20950, Flight Lieutenant (Pilot), No.88 Squadron, Royal Air Force.
Missing in Action on the 27th September 1918 aged 19.
Flight Lieutenant Cuthbert Foster.
(Courtesy of Stevenage Museum)
Cuthbert Foster was born on the 18th October 1898 and lived at 39 Walkern Road, Stevenage. After completing his education he began work as a Bank Clerk but by this time war had been declared, and he was carried along with the wave of patriotism like so many young men of his generation. Shortly after his 18th birthday he volunteered for military service and joined the Army in February 1917 as a Private. At this point in the war the exploits of the men of the Royal Flying Corps, particularly the Fighter pilots, were the subject of intense media attention and the romance of this new form of warfare cast a spell upon many young men, including Cuthbert.
In November 1917 he was selected for a commission in the RFC and soon began his pilot training. During his flying training he suffered two crashes, both of which he managed to survive which, with flying still in it's infancy, was something of an achievement in itself. Despite these setbacks Cuthbert eventually graduated as a pilot on the 27th February 1918 and after gaining his "wings" was swiftly posted to "C" Flight of No.88 Fighter Squadron, which had only recently been formed.
The men of the squadron departed for France aboard the HM Australind on the 16th April 1918, arriving at Le Harve the following day. Although they were quickly taken to their final destination, Berques-Capelle aerodrome, the squadron's aircraft did not arrive there until the 25th April with their first offensive operation being flown the next day. The Squadron moved to Drionville aerodrome on the 19th July for short period after, which they moved to Serny aerodrome, arriving there on the 2nd August 1918.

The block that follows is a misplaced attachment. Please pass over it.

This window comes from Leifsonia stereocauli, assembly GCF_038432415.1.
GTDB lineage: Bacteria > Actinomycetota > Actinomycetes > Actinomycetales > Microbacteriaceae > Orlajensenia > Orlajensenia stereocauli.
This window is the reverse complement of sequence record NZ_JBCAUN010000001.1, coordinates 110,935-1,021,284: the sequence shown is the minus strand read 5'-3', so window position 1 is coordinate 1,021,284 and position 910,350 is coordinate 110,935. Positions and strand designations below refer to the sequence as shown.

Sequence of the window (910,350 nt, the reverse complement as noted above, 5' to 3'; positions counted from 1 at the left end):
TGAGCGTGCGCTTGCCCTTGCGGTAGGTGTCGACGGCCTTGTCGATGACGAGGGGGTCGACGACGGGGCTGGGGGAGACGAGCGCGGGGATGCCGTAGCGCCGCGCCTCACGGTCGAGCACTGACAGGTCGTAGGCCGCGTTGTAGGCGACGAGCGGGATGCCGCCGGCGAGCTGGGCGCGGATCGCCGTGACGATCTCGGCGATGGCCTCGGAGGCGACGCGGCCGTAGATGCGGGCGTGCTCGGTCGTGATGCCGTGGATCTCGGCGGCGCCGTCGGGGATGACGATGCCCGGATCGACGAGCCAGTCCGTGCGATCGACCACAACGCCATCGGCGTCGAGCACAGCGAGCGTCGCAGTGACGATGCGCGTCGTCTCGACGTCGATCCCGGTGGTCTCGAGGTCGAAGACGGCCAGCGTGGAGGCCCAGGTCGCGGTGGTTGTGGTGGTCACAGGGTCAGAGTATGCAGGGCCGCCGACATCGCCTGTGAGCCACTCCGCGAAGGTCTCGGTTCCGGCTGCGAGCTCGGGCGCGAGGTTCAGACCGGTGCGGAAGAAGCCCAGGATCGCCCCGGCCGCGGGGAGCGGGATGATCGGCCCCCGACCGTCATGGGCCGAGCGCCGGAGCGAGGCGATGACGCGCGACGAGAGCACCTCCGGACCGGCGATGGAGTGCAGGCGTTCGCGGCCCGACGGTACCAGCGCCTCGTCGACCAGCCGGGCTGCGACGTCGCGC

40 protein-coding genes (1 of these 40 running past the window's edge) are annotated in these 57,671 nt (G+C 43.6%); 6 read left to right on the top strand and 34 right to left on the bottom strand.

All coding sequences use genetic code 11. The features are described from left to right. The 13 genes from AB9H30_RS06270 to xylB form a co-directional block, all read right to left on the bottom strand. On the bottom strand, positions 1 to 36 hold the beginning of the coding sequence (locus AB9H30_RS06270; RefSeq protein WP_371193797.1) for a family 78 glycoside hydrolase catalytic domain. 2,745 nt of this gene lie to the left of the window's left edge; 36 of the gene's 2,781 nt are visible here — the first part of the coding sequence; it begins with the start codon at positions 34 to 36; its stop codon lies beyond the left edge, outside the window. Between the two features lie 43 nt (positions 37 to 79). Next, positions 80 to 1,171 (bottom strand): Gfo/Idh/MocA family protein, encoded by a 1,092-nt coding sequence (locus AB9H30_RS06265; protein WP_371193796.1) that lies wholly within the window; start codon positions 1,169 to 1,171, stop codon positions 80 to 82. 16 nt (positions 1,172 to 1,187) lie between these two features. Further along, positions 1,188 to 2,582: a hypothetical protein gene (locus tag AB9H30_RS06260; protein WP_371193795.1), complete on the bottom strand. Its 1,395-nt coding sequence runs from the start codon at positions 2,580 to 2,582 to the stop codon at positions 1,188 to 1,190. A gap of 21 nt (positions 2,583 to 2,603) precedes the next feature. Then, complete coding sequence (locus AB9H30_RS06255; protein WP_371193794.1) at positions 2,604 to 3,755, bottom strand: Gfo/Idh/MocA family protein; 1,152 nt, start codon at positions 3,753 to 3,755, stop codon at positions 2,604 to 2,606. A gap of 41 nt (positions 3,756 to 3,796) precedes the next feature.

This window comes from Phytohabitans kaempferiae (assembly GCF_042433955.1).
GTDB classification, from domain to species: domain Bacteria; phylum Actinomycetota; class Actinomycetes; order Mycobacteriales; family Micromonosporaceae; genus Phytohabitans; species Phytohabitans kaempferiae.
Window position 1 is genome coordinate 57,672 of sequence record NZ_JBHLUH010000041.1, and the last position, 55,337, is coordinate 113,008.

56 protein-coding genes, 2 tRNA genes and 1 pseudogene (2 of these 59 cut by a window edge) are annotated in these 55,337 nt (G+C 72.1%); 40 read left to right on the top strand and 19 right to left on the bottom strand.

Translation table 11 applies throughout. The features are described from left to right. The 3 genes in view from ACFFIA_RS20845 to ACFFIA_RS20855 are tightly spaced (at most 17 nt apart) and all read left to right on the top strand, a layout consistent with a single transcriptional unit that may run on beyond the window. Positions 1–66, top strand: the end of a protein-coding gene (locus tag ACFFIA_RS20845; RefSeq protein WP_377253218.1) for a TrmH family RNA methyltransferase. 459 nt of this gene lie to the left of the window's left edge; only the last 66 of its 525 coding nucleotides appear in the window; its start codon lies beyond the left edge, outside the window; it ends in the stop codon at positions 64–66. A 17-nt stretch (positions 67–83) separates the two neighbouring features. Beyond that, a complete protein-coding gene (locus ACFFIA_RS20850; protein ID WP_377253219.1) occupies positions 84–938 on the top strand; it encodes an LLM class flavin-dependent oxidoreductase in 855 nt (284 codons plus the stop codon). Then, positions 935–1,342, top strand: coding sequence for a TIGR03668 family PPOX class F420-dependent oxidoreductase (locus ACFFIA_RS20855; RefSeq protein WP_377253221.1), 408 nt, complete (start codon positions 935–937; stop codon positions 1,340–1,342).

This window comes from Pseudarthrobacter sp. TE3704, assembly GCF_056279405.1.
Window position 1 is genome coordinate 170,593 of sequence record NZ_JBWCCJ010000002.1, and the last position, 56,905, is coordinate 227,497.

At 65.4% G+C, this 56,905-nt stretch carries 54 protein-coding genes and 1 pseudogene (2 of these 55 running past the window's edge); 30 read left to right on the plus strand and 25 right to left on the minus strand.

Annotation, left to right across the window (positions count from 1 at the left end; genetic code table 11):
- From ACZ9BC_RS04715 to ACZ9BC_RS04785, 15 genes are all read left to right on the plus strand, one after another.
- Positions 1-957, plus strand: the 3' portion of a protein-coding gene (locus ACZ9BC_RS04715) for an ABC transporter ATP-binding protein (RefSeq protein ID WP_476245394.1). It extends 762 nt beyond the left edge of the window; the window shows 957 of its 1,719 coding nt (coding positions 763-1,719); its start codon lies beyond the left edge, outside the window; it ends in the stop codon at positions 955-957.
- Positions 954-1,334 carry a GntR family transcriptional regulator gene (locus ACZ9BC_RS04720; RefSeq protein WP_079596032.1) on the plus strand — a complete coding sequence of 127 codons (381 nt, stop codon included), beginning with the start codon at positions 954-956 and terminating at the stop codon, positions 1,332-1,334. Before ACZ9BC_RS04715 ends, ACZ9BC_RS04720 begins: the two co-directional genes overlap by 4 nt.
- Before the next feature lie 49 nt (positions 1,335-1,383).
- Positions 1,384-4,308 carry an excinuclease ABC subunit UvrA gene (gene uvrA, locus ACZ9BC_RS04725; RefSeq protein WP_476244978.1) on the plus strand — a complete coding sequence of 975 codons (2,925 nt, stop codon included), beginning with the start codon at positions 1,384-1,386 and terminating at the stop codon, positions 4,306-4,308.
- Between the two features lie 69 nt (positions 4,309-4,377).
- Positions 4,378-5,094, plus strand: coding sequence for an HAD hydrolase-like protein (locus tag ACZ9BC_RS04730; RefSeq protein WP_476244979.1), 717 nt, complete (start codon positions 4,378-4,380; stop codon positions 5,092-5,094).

Local newspaper reports state that during his time at the front Cuthbert was credited with shooting down six enemy aircraft and was responsible for damaging a great many more. Although squadron records indicate that he flew many types of aircraft including the DH6, Sopwith Pup and BE12, as well as the Bristol Fighter there is only one entry in the 1918 log which credits Cuthbert with the destruction of an enemy aircraft. This was on the 4th September when he, and his Observer Lieutenant B H Smyth, were in combat with a Fokker biplane over Seclin. The enemy aircraft was seen to dive to the ground out of control to, it must be assumed, it's destruction.
On the 27th September 1918 Cuthbert climbed aboard his Bristol F2b fighter, E2153, along with his observer, Sergeant Thomas Proctor (212137) a 31 year-old from Belfast. Along with four other aircraft they were to perform an escort role for aircraft of No.103 Squadron who were on a bombing mission. During the flight they were attacked by a number of enemy aircraft and Cuthbert was seen to perform a double loop whilst out manoeuvring a German aircraft that was on his tail. Having done this successfully he was last seen in full control of his machine but flying low and heading for the British lines. It was assumed at the time that his aircraft was suffering from engine trouble and that he was attempting to make his way back to base. Sadly, neither Cuthbert, his observer nor the aircraft were ever seen or heard of again.
His name is recorded on the Arras Flying Services Memorial, Pas-De-Calais, France. (Addenda Panel)